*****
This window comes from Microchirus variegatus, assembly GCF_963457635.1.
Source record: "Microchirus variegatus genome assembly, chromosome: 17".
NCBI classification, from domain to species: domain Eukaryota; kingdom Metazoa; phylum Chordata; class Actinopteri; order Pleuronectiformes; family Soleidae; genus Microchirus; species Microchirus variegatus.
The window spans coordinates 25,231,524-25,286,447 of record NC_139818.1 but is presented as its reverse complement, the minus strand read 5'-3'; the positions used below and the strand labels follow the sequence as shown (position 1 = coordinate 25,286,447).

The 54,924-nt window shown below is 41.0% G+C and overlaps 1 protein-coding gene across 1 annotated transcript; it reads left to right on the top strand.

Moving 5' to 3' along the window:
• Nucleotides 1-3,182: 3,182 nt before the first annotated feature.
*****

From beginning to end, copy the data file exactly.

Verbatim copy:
This window comes from Microchirus variegatus, assembly GCF_963457635.1.
Source record: "Microchirus variegatus genome assembly, chromosome: 17".
NCBI classification, from domain to species: domain Eukaryota; kingdom Metazoa; phylum Chordata; class Actinopteri; order Pleuronectiformes; family Soleidae; genus Microchirus; species Microchirus variegatus.
The window spans coordinates 25,231,524-25,286,447 of record NC_139818.1 but is presented as its reverse complement, the minus strand read 5'-3'; the positions used below and the strand labels follow the sequence as shown (position 1 = coordinate 25,286,447).

The 54,924-nt window shown below is 41.0% G+C and overlaps 1 protein-coding gene across 1 annotated transcript; it reads left to right on the top strand.

Moving 5' to 3' along the window:
• Nucleotides 1-3,182: 3,182 nt before the first annotated feature.